I think everyone was concerned about how the Spoleto Chamber Music Series would fare once its founder the beloved Charles Wadsworth said goodbye. After seeing Geoff Nutall in action at my first chamber concert since Wadsworth’s leaving, I don’t think anyone is the least bit worried any more. (The cool-yet-sad thing? Wadsworth was in the audience and—as we learned Saturday afternoon—he will play his final public performance on the stage in the last of the series’ concerts later this week.) Nutall owned the stage offering clever banter and pertinent information in such a casual, stand-up comedy style that the audience giggled and laughed. And these audiences aren’t always the laughing and giggling types.
The Saturday program (Program VI) offered Debussy’s Sonata for Cello and Piano featuring St. Lawrence String Quartet’s (Nutall’s group) cellist Christopher Costanza, followed by Ginastera’s Duo for Flute and Oboe with the glorious Tara Helen O’Connor and James Smith, and finally Beethoven’s String Quartet in E Major, Opus 59, no. 1 performed beautifully by the St. Lawrence String Quartet.
Before the concert, Nutall shared with the audience, via a letter written by Debussy, how much the composer hated being clumped in with the Impressionists of his era—he resented the whole extrapolation of a visual arts genre to music. This piece was written in 1914, just four years before his death of cancer in 1918. Debussy had planned for 6 sonatas but was only able to complete 3 including this sonata for cello.
OK, this is a little intimate here, but to my recollection my mind has never wondered to sex while attending a chamber music concert—until Saturday afternoon. There was something about watching Costanza and his relationship with his cello that was easily evocative of a person in the throes of pleasure. His face was beautifully expressive; his fingers, agile; his expertly calculated bowing with long and efficient strokes, delicious. Oh my.
And the music was nice, too.
Here’s the funny thing. Costanza, though certainly more attractive, looks more than a little like the character of Toby the PR person from the recently ended sit-com series, The Office. Keep this in mind. We’ll come back to it after we address the Duo for Flute and Oboe which was awe-inspiring. Tara Helen O’Connor is a master of the flute—her intonation somehow simultaneously lightly delicate while also being intense. She and her partner for this concert, James Smith—who looks a lot like Seth Meyers from SNL—demonstrated a practically perfect interplay as they called to and answered one another, locking eyes for the final few notes of the duo and ending in an authentic embrace. It was resplendent.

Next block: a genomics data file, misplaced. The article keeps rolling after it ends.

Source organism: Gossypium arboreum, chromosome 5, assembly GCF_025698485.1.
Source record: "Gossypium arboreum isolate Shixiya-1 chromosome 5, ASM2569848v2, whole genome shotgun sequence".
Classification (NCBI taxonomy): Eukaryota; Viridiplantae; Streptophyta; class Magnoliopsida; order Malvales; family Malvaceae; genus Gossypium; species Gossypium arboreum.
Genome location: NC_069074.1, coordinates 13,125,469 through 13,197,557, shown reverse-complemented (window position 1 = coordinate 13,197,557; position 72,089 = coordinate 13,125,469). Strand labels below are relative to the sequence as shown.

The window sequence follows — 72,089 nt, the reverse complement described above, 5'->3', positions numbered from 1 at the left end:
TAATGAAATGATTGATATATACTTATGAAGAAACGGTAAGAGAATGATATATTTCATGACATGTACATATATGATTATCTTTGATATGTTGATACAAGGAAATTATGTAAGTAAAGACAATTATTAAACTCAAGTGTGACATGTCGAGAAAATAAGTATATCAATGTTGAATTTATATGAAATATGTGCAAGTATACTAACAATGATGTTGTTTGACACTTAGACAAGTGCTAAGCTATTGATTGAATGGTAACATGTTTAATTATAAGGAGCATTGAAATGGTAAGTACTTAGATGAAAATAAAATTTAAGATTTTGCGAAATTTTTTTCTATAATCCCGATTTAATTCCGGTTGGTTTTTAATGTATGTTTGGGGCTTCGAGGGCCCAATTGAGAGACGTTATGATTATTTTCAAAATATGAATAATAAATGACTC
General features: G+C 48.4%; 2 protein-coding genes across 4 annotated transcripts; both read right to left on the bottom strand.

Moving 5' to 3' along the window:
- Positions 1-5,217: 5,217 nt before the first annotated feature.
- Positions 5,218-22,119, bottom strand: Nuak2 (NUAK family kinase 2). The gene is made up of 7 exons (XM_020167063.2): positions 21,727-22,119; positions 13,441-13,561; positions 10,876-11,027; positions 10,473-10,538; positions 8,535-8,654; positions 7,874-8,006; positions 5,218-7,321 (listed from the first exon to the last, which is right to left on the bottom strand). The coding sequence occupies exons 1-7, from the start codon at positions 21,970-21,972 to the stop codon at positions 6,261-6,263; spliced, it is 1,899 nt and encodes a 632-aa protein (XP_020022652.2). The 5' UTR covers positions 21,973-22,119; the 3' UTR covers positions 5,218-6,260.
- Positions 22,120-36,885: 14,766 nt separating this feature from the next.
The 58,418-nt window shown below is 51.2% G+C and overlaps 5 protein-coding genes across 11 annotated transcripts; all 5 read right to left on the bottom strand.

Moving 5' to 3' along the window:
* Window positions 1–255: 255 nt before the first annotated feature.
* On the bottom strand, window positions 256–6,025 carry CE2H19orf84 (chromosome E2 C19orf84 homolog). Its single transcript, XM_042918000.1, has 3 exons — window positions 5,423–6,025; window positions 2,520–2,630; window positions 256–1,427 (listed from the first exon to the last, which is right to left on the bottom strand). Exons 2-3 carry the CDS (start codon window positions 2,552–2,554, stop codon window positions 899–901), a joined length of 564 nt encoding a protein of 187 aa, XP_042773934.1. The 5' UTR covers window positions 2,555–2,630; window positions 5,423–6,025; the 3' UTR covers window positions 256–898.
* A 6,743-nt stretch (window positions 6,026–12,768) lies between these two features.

The final number for the concert required that the entire St. Lawrence String Quartet (SLSQ) come to the stage. This musical group is like no other quartet in their commitment to all aspects of musical interpretation—facial, physical, etc. (I’ve had the pleasure of seeing them play many times before; one of the most memorable being in 2003 at the Joyce Theatre in NYC when the quartet accompanied Pilobolus Dance Theatre for the premiere of My Brother’s Keeper, performing Shostakovich’s String Quartet No. 8 Op. 110. The quartet also performed (unaccompanied by choreography) a piece by Jonathan Berger called Eli Eli (In Memory of Daniel Pearl.))
According to Nutall, with this string quartet Beethoven took classical music by the collar and threw it into the Romantic era, writing it in a way that would dare amateurs to try to play it. The complexity and difficulty of the piece was not lost on the audience in the Dock Street Theatre. Nor was the excitement of the accomplishment of such a difficult piece lost on the quartet whose engagement with the music is nothing short of thrilling. As usual, it was all Nutall could do to stay in his seat.
As mentioned previously, Nutall is a bit of a character. Sort of floppy haired at times with a wardrobe that looks like anything except what you would expect a first violinist in a Grammy-nominated, internationally renowned string quartet (the group is in residence at Stanford University) to look. On this particular day he wore a long sleeved shiny shirt, oddly patterned, and looking like something Michael Scott (also from The Office) might wear. When he called his colleagues onto stage it wasn’t difficult to see a family-television resemblance with Scott St. John playing the role of Dwight Shrute, Leslie Robertson playing Angela and, of course, Chris Costanza playing the part of a somewhat amorous Toby.
Even with Wadsworth watching from the audience, the Spoleto Chamber Music Series continues to be a culturally significant hoot—always full of surprises. Highly recommend.